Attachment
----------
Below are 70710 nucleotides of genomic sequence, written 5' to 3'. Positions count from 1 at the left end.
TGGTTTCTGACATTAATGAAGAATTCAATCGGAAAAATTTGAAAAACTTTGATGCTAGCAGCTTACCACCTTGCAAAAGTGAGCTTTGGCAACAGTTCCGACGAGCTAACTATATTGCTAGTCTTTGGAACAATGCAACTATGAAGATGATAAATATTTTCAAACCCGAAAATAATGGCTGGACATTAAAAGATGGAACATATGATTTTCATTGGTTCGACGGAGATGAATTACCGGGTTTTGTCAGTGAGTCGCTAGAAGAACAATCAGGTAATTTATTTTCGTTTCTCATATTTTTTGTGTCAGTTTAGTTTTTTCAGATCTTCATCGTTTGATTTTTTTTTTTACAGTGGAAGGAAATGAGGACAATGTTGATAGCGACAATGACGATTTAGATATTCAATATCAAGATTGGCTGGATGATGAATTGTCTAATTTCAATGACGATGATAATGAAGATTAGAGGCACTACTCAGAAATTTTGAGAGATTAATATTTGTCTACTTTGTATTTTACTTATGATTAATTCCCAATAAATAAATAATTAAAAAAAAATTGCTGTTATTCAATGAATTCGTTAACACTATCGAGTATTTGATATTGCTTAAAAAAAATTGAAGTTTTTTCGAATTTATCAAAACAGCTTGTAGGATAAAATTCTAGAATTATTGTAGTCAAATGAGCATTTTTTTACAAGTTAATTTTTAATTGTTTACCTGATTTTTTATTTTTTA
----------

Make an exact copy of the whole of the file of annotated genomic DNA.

Below are 70710 nucleotides of genomic sequence, written 5' to 3'. Positions count from 1 at the left end.
TGGTTTCTGACATTAATGAAGAATTCAATCGGAAAAATTTGAAAAACTTTGATGCTAGCAGCTTACCACCTTGCAAAAGTGAGCTTTGGCAACAGTTCCGACGAGCTAACTATATTGCTAGTCTTTGGAACAATGCAACTATGAAGATGATAAATATTTTCAAACCCGAAAATAATGGCTGGACATTAAAAGATGGAACATATGATTTTCATTGGTTCGACGGAGATGAATTACCGGGTTTTGTCAGTGAGTCGCTAGAAGAACAATCAGGTAATTTATTTTCGTTTCTCATATTTTTTGTGTCAGTTTAGTTTTTTCAGATCTTCATCGTTTGATTTTTTTTTTTACAGTGGAAGGAAATGAGGACAATGTTGATAGCGACAATGACGATTTAGATATTCAATATCAAGATTGGCTGGATGATGAATTGTCTAATTTCAATGACGATGATAATGAAGATTAGAGGCACTACTCAGAAATTTTGAGAGATTAATATTTGTCTACTTTGTATTTTACTTATGATTAATTCCCAATAAATAAATAATTAAAAAAAAATTGCTGTTATTCAATGAATTCGTTAACACTATCGAGTATTTGATATTGCTTAAAAAAAATTGAAGTTTTTTCGAATTTATCAAAACAGCTTGTAGGATAAAATTCTAGAATTATTGTAGTCAAATGAGCATTTTTTTACAAGTTAATTTTTAATTGTTTACCTGATTTTTTATTTTTTA